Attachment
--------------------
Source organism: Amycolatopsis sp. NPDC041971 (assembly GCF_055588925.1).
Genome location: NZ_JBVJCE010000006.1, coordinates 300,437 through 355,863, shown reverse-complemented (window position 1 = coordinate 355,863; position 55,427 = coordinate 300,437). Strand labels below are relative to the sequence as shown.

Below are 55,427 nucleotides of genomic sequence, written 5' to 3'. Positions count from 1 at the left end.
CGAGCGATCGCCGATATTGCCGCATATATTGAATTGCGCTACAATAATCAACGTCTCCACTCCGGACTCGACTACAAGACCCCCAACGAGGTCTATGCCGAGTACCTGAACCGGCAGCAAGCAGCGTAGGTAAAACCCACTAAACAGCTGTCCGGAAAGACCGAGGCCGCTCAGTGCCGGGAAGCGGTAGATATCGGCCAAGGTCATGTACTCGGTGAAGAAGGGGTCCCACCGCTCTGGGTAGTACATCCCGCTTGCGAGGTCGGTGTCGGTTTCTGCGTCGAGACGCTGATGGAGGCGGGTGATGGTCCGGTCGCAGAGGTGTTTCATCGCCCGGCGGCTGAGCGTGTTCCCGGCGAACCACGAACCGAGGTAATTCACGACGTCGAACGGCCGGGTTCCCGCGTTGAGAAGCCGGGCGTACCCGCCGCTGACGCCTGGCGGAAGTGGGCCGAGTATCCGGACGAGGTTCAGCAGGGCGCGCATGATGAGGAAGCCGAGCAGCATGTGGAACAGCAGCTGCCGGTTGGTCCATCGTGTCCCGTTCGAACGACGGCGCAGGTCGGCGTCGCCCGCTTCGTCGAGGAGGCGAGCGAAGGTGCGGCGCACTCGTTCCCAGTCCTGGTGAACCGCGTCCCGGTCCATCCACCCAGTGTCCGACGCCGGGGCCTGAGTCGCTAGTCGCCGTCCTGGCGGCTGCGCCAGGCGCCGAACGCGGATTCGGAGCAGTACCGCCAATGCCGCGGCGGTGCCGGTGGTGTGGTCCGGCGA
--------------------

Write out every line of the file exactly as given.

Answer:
Source organism: Amycolatopsis sp. NPDC041971 (assembly GCF_055588925.1).
Genome location: NZ_JBVJCE010000006.1, coordinates 300,437 through 355,863, shown reverse-complemented (window position 1 = coordinate 355,863; position 55,427 = coordinate 300,437). Strand labels below are relative to the sequence as shown.

Below are 55,427 nucleotides of genomic sequence, written 5' to 3'. Positions count from 1 at the left end.
CGAGCGATCGCCGATATTGCCGCATATATTGAATTGCGCTACAATAATCAACGTCTCCACTCCGGACTCGACTACAAGACCCCCAACGAGGTCTATGCCGAGTACCTGAACCGGCAGCAAGCAGCGTAGGTAAAACCCACTAAACAGCTGTCCGGAAAGACCGAGGCCGCTCAGTGCCGGGAAGCGGTAGATATCGGCCAAGGTCATGTACTCGGTGAAGAAGGGGTCCCACCGCTCTGGGTAGTACATCCCGCTTGCGAGGTCGGTGTCGGTTTCTGCGTCGAGACGCTGATGGAGGCGGGTGATGGTCCGGTCGCAGAGGTGTTTCATCGCCCGGCGGCTGAGCGTGTTCCCGGCGAACCACGAACCGAGGTAATTCACGACGTCGAACGGCCGGGTTCCCGCGTTGAGAAGCCGGGCGTACCCGCCGCTGACGCCTGGCGGAAGTGGGCCGAGTATCCGGACGAGGTTCAGCAGGGCGCGCATGATGAGGAAGCCGAGCAGCATGTGGAACAGCAGCTGCCGGTTGGTCCATCGTGTCCCGTTCGAACGACGGCGCAGGTCGGCGTCGCCCGCTTCGTCGAGGAGGCGAGCGAAGGTGCGGCGCACTCGTTCCCAGTCCTGGTGAACCGCGTCCCGGTCCATCCACCCAGTGTCCGACGCCGGGGCCTGAGTCGCTAGTCGCCGTCCTGGCGGCTGCGCCAGGCGCCGAACGCGGATTCGGAGCAGTACCGCCAATGCCGCGGCGGTGCCGGTGGTGTGGTCCGGCGA